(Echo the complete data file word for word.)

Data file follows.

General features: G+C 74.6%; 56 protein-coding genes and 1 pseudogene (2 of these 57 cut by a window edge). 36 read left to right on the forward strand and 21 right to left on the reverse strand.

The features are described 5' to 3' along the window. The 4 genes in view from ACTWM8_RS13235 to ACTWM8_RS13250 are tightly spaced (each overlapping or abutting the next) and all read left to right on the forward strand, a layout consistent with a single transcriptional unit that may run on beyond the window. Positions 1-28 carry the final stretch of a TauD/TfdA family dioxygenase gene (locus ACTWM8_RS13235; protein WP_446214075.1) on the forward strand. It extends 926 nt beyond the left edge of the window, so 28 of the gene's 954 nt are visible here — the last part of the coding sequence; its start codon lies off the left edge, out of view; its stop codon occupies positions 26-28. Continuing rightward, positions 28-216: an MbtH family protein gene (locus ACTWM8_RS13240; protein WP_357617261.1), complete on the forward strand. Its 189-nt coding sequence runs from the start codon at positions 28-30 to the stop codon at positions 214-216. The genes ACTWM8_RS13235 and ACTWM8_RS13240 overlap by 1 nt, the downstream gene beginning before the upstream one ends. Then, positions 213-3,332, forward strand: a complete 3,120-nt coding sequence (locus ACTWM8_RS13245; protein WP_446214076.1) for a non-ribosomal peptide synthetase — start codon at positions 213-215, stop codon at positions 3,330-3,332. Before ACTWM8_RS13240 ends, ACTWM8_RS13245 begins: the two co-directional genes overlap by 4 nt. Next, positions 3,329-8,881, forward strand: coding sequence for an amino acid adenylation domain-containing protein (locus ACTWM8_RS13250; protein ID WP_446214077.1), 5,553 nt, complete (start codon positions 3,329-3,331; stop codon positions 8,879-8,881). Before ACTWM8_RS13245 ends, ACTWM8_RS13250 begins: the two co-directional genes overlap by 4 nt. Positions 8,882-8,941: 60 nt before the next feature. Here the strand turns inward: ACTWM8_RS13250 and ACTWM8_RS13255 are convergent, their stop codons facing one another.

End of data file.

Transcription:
General features: G+C 74.6%; 56 protein-coding genes and 1 pseudogene (2 of these 57 cut by a window edge). 36 read left to right on the forward strand and 21 right to left on the reverse strand.

The features are described 5' to 3' along the window. The 4 genes in view from ACTWM8_RS13235 to ACTWM8_RS13250 are tightly spaced (each overlapping or abutting the next) and all read left to right on the forward strand, a layout consistent with a single transcriptional unit that may run on beyond the window. Positions 1-28 carry the final stretch of a TauD/TfdA family dioxygenase gene (locus ACTWM8_RS13235; protein WP_446214075.1) on the forward strand. It extends 926 nt beyond the left edge of the window, so 28 of the gene's 954 nt are visible here — the last part of the coding sequence; its start codon lies off the left edge, out of view; its stop codon occupies positions 26-28. Continuing rightward, positions 28-216: an MbtH family protein gene (locus ACTWM8_RS13240; protein WP_357617261.1), complete on the forward strand. Its 189-nt coding sequence runs from the start codon at positions 28-30 to the stop codon at positions 214-216. The genes ACTWM8_RS13235 and ACTWM8_RS13240 overlap by 1 nt, the downstream gene beginning before the upstream one ends. Then, positions 213-3,332, forward strand: a complete 3,120-nt coding sequence (locus ACTWM8_RS13245; protein WP_446214076.1) for a non-ribosomal peptide synthetase — start codon at positions 213-215, stop codon at positions 3,330-3,332. Before ACTWM8_RS13240 ends, ACTWM8_RS13245 begins: the two co-directional genes overlap by 4 nt. Next, positions 3,329-8,881, forward strand: coding sequence for an amino acid adenylation domain-containing protein (locus ACTWM8_RS13250; protein ID WP_446214077.1), 5,553 nt, complete (start codon positions 3,329-3,331; stop codon positions 8,879-8,881). Before ACTWM8_RS13245 ends, ACTWM8_RS13250 begins: the two co-directional genes overlap by 4 nt. Positions 8,882-8,941: 60 nt before the next feature. Here the strand turns inward: ACTWM8_RS13250 and ACTWM8_RS13255 are convergent, their stop codons facing one another.